'Da Vinci Code' Publishers Sued

Two authors are taking Dan Brown's publisher to court in Britain over claims that his best-selling book, "The Da Vinci Code," features stolen ideas.

Michael Baigent and Richard Leigh are suing publisher Random House, claiming that Brown's "The Da Vinci Code" lifts ideas from their 1982 nonfiction book, "The Holy Blood and The Holy Grail." Their work explores theories that Jesus and Mary Magdalene married and had a child and that their blood line continues to the present day.

A similar theme is explored in Brown's novel, which has sold some 25 million copies around the world and is being made into a Hollywood movie starring Tom Hanks.

Lawyers for both sides met Thursday at London's High Court to agree on details of a trial, scheduled to start Feb. 27. They reached an agreement outside court on technical details of the case.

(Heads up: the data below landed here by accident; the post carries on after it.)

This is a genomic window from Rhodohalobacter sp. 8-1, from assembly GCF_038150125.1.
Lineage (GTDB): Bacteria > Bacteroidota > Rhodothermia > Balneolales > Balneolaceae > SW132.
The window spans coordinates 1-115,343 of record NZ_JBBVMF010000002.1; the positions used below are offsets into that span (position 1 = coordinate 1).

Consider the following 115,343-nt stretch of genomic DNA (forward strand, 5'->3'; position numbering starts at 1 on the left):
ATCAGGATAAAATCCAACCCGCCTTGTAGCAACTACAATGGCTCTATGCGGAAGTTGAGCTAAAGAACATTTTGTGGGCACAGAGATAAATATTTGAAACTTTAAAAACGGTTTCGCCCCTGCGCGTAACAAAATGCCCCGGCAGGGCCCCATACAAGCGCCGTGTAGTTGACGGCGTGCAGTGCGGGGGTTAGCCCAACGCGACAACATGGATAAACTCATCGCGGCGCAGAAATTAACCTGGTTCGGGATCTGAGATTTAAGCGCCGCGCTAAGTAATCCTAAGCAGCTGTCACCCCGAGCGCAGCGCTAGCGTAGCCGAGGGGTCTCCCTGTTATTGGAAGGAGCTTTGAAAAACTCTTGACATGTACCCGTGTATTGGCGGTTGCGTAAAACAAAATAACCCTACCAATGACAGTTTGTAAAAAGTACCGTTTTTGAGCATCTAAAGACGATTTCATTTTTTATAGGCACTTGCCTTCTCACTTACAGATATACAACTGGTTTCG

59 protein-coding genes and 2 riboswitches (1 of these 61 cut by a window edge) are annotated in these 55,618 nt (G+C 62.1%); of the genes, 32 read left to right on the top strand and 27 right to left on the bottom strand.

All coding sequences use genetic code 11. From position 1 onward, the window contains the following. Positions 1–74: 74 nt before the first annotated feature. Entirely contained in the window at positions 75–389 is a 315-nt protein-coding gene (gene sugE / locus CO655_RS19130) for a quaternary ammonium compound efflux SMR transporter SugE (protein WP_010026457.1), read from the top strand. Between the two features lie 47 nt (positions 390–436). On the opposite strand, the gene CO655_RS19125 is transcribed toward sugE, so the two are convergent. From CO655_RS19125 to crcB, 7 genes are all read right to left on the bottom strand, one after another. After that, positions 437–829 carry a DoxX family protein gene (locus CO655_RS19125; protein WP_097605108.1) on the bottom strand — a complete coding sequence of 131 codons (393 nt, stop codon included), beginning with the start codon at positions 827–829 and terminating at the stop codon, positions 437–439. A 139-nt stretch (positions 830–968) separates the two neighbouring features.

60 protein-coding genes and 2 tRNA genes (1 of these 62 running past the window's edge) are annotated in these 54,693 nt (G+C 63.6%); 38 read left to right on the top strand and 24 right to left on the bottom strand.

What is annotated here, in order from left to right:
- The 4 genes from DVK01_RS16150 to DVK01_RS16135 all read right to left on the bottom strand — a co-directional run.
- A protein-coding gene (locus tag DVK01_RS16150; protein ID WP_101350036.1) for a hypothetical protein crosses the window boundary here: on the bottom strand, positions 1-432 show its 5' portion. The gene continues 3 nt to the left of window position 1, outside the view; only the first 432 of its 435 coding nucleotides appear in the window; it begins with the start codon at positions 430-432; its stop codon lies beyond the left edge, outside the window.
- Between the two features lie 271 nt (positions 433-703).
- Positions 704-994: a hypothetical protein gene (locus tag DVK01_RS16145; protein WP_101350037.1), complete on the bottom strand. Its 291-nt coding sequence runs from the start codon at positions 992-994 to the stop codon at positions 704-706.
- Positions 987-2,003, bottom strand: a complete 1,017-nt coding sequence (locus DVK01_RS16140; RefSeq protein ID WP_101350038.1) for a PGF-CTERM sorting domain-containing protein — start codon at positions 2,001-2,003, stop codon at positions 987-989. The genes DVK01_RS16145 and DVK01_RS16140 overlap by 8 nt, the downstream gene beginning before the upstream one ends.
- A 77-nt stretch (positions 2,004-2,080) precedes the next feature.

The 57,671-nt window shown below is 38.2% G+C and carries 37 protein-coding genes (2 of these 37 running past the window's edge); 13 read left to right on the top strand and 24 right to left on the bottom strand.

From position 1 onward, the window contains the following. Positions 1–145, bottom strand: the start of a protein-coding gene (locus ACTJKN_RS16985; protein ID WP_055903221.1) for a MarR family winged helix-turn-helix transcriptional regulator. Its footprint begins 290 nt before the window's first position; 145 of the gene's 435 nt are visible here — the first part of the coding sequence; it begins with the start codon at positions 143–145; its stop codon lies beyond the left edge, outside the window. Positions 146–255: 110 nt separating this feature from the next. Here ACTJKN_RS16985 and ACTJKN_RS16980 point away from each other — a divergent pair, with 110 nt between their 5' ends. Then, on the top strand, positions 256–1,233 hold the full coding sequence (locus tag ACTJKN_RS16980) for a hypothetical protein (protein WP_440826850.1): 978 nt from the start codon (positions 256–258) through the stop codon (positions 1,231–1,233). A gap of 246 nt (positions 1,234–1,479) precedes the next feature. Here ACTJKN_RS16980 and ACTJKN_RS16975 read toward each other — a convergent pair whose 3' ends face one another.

A spokesman for Random House said the parties had agreed that a "substantial part" of the claim would be dropped.

In August, a U.S. judge ruled that "The Da Vinci Code" does not infringe on the copyrights of a book published in 2000 by another author.

U.S. District Judge George B. Daniels said Dan Brown's book exploring codes hidden in Leonardo Da Vinci's artwork is not substantially similar to "Daughter of God," by Lewis Perdue, who had threatened to sue and demanded $150 million for perceived infringement.

Brown's book "is simply a different story," Daniels said.